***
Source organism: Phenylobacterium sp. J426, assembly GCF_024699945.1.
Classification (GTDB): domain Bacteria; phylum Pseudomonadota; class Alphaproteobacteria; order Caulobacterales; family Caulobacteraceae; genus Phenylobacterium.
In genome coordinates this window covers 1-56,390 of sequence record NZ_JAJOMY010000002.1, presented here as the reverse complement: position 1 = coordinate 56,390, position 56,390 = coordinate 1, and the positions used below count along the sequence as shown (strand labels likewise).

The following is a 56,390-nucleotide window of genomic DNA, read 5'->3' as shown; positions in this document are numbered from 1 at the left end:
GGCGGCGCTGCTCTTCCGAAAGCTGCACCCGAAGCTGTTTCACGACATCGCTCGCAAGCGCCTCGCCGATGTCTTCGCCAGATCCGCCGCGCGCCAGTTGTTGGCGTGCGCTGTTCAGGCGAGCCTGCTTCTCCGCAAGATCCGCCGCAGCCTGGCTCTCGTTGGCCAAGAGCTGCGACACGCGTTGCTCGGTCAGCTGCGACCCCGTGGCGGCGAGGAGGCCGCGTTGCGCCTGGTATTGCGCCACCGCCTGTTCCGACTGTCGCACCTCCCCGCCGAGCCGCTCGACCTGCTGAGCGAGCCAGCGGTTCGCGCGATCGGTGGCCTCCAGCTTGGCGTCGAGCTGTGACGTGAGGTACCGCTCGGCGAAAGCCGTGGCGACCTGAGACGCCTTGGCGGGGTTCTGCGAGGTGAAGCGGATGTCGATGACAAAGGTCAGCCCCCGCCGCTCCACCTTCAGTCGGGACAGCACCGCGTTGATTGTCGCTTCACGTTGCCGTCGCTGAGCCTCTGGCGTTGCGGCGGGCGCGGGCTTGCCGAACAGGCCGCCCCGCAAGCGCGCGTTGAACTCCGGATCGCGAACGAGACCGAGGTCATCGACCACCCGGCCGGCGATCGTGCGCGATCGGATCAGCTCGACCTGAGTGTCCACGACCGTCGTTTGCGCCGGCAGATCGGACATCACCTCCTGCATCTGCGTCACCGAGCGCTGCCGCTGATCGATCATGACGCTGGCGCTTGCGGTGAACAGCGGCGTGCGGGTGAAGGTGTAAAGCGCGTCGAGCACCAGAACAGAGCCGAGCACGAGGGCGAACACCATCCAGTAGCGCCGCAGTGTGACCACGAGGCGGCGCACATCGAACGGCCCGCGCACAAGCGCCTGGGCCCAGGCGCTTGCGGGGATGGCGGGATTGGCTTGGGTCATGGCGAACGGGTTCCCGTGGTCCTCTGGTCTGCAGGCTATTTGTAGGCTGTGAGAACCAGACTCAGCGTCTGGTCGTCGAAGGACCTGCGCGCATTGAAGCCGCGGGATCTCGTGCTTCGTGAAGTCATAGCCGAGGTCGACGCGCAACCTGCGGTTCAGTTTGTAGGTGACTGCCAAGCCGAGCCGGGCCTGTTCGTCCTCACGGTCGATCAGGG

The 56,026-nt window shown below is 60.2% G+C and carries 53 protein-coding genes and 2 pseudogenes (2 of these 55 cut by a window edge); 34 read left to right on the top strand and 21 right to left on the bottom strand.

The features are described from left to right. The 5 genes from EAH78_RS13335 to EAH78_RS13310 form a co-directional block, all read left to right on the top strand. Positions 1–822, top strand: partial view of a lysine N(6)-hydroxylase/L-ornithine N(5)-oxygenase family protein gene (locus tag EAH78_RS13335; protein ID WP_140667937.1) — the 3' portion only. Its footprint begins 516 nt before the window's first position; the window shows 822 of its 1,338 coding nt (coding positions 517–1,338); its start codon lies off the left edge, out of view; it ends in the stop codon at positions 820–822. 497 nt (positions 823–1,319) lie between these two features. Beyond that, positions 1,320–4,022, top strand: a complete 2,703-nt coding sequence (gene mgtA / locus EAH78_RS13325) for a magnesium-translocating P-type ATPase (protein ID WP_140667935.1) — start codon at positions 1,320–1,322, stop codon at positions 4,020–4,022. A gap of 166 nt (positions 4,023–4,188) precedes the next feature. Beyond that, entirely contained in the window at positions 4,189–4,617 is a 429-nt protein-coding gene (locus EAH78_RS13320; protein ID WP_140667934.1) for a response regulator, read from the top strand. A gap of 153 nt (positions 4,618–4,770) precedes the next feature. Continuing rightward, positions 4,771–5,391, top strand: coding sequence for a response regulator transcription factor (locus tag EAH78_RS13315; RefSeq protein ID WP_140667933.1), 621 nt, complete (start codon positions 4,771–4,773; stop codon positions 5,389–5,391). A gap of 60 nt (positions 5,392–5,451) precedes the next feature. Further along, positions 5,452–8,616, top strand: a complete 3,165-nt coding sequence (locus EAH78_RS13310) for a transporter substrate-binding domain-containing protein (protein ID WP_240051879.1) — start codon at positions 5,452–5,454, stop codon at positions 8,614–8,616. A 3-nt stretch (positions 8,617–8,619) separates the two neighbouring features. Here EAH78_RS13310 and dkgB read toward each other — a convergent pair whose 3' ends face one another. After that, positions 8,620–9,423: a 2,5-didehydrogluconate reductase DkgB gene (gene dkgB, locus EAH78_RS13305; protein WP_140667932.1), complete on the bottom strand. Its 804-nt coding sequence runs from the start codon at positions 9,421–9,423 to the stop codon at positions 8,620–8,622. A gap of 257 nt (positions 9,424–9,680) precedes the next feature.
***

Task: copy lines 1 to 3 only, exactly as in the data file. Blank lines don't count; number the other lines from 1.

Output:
Source organism: Phenylobacterium sp. J426, assembly GCF_024699945.1.
Classification (GTDB): domain Bacteria; phylum Pseudomonadota; class Alphaproteobacteria; order Caulobacterales; family Caulobacteraceae; genus Phenylobacterium.
In genome coordinates this window covers 1-56,390 of sequence record NZ_JAJOMY010000002.1, presented here as the reverse complement: position 1 = coordinate 56,390, position 56,390 = coordinate 1, and the positions used below count along the sequence as shown (strand labels likewise).